FOMO, the fear of missing out, is seriously limiting your photography and you probably don’t even know it. Social media is the obvious culprit but we need to also acknowledge other key elements that play a part.
In the first article in this series, we looked at the role of social media in propagating FOMO in photographers.
The Gear Acquisition Syndrome
There used to be a belief that photography is an expensive hobby. But the truth is that regardless of whether you are an enthusiast or a pro, it is difficult to escape FOMO for long when it comes to new gear. But it is also true that technology has been moving quickly and the advancements in certain areas within a few years is mind-boggling. Consider the difference between the Canon 5D Mark II and Mark III. Roughly three or so years apart, the difference in the dynamic ranges and ISO in low-light shots was telling. But here’s the thing: if you were shooting in a studio with controlled lighting, did the increased dynamic range make a huge difference? If you were mainly shooting tripod mounted landscapes, did the improved ISO even matter? One can argue either way. The core of the issue is that often we photographers mistake our weakness in certain technical areas for weakness in our gear. And that is where the gear acquisition syndrome instills itself leading to FOMO.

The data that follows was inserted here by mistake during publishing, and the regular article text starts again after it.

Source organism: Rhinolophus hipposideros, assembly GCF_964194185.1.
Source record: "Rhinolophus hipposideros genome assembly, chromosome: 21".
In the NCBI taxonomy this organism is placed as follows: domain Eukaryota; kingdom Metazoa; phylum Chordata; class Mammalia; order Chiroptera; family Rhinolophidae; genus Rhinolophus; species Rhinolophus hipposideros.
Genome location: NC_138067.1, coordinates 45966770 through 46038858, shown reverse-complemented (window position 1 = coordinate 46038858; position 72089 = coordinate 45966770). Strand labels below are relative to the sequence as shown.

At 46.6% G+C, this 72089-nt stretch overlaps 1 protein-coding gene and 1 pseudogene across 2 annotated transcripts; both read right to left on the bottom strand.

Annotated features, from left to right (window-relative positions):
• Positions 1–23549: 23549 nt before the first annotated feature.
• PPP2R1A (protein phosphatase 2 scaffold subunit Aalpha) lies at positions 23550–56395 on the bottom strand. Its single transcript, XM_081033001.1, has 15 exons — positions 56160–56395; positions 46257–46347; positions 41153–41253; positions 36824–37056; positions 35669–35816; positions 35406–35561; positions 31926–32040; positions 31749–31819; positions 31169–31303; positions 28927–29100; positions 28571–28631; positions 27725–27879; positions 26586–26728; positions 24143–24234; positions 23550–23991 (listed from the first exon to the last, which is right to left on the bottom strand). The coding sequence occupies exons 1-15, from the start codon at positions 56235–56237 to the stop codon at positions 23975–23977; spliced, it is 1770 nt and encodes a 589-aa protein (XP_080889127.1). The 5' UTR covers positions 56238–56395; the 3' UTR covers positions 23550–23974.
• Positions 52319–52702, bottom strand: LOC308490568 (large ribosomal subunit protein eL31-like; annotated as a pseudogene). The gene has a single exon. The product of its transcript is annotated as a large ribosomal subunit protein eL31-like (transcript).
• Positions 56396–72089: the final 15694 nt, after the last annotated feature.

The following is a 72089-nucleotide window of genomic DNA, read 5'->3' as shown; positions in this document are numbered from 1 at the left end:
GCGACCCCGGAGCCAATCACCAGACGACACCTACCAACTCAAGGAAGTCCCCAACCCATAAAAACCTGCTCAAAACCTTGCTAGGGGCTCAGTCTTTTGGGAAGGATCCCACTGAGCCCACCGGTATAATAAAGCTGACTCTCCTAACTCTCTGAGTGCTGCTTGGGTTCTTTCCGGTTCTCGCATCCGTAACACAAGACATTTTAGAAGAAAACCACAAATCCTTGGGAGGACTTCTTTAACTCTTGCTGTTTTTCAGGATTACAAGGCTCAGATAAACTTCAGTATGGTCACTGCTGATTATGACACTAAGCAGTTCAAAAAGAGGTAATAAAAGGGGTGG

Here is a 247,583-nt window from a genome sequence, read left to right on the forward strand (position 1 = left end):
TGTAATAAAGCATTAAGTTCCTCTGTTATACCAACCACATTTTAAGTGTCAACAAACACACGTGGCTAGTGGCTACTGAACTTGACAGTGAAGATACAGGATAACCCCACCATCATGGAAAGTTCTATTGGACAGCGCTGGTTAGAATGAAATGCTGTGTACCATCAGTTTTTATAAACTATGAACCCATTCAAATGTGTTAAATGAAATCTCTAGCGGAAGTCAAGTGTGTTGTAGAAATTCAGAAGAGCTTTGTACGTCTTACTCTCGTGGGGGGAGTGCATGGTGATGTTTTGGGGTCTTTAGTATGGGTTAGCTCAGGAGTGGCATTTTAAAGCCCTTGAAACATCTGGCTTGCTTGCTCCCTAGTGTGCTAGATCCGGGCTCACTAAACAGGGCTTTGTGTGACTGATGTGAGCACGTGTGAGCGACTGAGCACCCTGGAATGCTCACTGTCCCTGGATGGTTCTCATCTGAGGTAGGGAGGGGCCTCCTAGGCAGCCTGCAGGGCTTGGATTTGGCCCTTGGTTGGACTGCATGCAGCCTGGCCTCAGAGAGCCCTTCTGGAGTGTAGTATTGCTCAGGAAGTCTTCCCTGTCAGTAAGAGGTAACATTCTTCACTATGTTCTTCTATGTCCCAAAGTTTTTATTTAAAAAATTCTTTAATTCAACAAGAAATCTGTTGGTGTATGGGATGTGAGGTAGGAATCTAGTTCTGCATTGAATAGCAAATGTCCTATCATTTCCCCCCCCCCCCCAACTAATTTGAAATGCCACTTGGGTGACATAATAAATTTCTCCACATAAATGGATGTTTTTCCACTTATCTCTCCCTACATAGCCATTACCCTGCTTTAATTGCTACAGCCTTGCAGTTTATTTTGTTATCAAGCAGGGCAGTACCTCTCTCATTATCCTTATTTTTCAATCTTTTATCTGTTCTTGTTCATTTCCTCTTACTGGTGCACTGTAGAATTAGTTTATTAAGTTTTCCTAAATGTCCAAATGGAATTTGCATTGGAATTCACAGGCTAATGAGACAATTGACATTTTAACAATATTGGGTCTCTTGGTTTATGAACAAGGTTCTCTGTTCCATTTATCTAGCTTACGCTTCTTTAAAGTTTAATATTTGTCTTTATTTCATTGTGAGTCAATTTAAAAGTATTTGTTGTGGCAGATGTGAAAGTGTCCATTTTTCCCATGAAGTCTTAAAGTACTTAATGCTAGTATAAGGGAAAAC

“Everyone’s getting the new 85mm f/1.2 and therefore their photos look sharper! Should I sell my 85mm f/1.8 and get the new beast as well?”
Let’s cut through the fluff and say it as it is: most photography awards, barring a select few, are meaningless. Every second blog seems to be handing out awards these days. Applying and winning awards is becoming a simple PR exercise.
A few years ago, I was enthusiastically showing my dad the winning photos in the wedding category of one such award. It was a black and white small-in-frame silhouette of a couple on a hill. Beautifully composed and overall a striking image. He asked me if I thought the clients of this photographer would have been happy with this particular photo. It made me think. It was a strong image but was it an award-winning wedding image? Should awards become more transparent and consistent in their judging criteria? Should awards charge exorbitant entry fees?